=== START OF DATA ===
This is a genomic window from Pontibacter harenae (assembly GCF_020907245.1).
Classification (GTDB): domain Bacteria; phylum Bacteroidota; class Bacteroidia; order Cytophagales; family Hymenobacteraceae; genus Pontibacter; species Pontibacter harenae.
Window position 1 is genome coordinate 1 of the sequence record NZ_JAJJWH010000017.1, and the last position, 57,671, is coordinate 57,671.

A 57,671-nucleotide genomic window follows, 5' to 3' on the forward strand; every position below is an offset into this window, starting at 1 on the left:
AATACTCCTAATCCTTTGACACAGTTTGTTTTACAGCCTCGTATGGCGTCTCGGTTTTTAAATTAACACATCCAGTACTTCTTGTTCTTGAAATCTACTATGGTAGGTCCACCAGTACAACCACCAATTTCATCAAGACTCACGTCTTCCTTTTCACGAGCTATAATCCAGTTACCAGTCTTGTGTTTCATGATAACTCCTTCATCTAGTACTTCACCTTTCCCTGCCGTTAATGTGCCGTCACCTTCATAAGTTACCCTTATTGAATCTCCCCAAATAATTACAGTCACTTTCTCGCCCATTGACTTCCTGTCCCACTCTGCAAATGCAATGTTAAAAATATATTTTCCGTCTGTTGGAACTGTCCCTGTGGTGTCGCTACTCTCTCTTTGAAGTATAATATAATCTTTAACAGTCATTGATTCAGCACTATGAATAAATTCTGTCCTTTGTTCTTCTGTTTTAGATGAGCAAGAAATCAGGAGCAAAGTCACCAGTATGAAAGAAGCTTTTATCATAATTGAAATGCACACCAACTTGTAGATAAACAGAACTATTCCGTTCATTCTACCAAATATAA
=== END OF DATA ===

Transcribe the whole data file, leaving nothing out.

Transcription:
This is a genomic window from Pontibacter harenae (assembly GCF_020907245.1).
Classification (GTDB): domain Bacteria; phylum Bacteroidota; class Bacteroidia; order Cytophagales; family Hymenobacteraceae; genus Pontibacter; species Pontibacter harenae.
Window position 1 is genome coordinate 1 of the sequence record NZ_JAJJWH010000017.1, and the last position, 57,671, is coordinate 57,671.

A 57,671-nucleotide genomic window follows, 5' to 3' on the forward strand; every position below is an offset into this window, starting at 1 on the left:
AATACTCCTAATCCTTTGACACAGTTTGTTTTACAGCCTCGTATGGCGTCTCGGTTTTTAAATTAACACATCCAGTACTTCTTGTTCTTGAAATCTACTATGGTAGGTCCACCAGTACAACCACCAATTTCATCAAGACTCACGTCTTCCTTTTCACGAGCTATAATCCAGTTACCAGTCTTGTGTTTCATGATAACTCCTTCATCTAGTACTTCACCTTTCCCTGCCGTTAATGTGCCGTCACCTTCATAAGTTACCCTTATTGAATCTCCCCAAATAATTACAGTCACTTTCTCGCCCATTGACTTCCTGTCCCACTCTGCAAATGCAATGTTAAAAATATATTTTCCGTCTGTTGGAACTGTCCCTGTGGTGTCGCTACTCTCTCTTTGAAGTATAATATAATCTTTAACAGTCATTGATTCAGCACTATGAATAAATTCTGTCCTTTGTTCTTCTGTTTTAGATGAGCAAGAAATCAGGAGCAAAGTCACCAGTATGAAAGAAGCTTTTATCATAATTGAAATGCACACCAACTTGTAGATAAACAGAACTATTCCGTTCATTCTACCAAATATAA